5) You do not need a focus OB, only a co-pointing OB. It is a very simply OB to create, you only need a 1s exposure, the r (red) and V (blue) filters, chip 2, and a star with a well-known coordinate.
I’ve included an EXAMPLE of a copointing script (EXAMPLE_CPOB.ob) — you can simply change the coordinate field to the exact RA and DEC of a relatively BRIGHT source near your targets. You also should include a small finding chart for this object. Please note that the center of rotation/pointing center of LBC is in the center of the ARRAY, which is near the upper 2/3 of chip 2.
Send the yourCoPoint.ob but interrupt it because you only need to send the preset to the TCS and do not need to take the exposures with LBC yet. Collimation needs to be done before the pointing correction as the collimation process for LBC is not done in a pointing-free manner in order to preserve range of motion of the primary mirrors. Use the IDL procedure
dofpia to iterate on the collimation using extra-focal pupil images obtained by driving the primary mirrors -0.8mm down (away from LBC). Note that DOFPIA assumes that your collimation field contains only uncrowded stars and the background is reasonably uniform. Fields containing any significant nebulosity or a large galaxy are unsuitable. Any nearby (within a degree or so) field can be used that satisfies DOFPIA’s assumptions. Run dofpia with the /X2 switch to double the usual exposure time to 32 seconds (this will be made the default at some point). The script takes an exposures with both cameras and reads out only the top ~5 arcmin of chip 2, finds relatively isolated pupil images of sufficient signal-to-noise ratio and derives corrections to the wavefront. After waiting for the corrections to be applied, dofpia will check the corrections versus convergence criteria and iterate as necessary.
At the beginning of the night, and any other time you are out of thermal equilibrium dofpia will struggle to collimate the telescopes. Once things have settled down, dofpia will converge quickly at each new field, generally within two or three iterations.
You do not need to select a guide star ahead of time, although it is often wise to visualize your field to be sure a guide star is on the technical chip which does the guiding. This is easily accomplished by running a few scripts to visualize your OBs. These scripts assume that you are running ds9 and perl.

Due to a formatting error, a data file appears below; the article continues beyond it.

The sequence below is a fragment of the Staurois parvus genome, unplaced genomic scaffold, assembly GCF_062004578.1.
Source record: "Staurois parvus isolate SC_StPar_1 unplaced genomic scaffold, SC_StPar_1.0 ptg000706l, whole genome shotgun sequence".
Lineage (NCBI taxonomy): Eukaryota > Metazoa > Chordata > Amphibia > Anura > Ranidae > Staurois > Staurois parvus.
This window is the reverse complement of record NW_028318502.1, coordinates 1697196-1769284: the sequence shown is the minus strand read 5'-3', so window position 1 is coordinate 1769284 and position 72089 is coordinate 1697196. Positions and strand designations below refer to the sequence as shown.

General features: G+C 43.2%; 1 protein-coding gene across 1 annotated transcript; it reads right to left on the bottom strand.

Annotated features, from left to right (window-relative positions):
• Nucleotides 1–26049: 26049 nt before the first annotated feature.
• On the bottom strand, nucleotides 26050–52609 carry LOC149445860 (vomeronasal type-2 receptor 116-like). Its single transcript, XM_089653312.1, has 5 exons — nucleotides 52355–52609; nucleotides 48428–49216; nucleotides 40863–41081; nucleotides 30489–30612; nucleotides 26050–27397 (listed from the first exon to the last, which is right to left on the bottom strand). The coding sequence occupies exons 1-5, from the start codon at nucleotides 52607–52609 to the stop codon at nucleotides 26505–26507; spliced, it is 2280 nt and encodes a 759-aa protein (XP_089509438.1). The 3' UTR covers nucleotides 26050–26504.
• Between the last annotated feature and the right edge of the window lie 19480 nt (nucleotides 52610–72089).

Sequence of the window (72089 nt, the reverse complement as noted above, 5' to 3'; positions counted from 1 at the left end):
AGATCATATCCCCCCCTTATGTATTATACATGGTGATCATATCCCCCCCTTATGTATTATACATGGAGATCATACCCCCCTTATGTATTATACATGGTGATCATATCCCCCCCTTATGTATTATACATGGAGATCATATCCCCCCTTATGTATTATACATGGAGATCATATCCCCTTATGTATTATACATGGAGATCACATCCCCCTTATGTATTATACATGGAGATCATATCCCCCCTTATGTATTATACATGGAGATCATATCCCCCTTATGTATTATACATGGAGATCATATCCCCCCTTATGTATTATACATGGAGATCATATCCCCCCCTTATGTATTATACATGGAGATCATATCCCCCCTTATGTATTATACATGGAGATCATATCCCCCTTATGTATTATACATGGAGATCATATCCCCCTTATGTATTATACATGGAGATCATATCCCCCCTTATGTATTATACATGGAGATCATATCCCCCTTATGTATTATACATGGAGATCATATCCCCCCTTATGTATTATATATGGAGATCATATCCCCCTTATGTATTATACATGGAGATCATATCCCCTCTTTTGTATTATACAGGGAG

First you can run the createregions1.pl script on your ob to produce region files for ds9 for all your offset positions:
The region files will appear as: nameofscript_ob_0.reg
The if you run:
./ndds9.csh RA DEC
where coordinates are in standard sexagesimal format (i.e. 00 01 45 -15 20 45). DS9 should open with an image centered on the given coordinates and a catalog of stars labelled. You can overplot the LBC FOV using the files created by createregions1.pl by selecting in the ds9 menu: Regions –> “Load Regions”. A pop-up window will appear and you can then choose your .reg files.
A set of generic calibration OBs have been collected and are available in the tar file, Calib_OBs.tar, which you may download and edit as necessary. The top directory, Calib_OBs, contains the following subdirectories. README.txt files within each subdirectory describe the contents. These are linked below for convenience.
BIASDARK: OBs to take a series of biases and a series of darks. Note that these cannot be combined in one OB, because there is only one IRAF ‘imagetyp’ (OBJECT, FLAT, BIAS, DARK,…) allowed per OB. BIASDARK_readme
FOCUS: two OBs used to obtain extra-focal pupil images. FOCUS_readme
SKYFLAT: Observers should generate sky flat OBs using the mkskyflat script, available in this Mkskyflat1.tar file and available on most summit computers. For more information on how to use mkskyflat.pl and the approximate exposure time scaling between filters, see the mkskyflat_readme file.
STANDARDS: for standard stars. STANDARDS_readme
SUPERFOC. These ‘superfoc’ OBs step through focus and are usually not used during observing, unless the filter focus offset needs to be re-determined. SUPERFOC_readme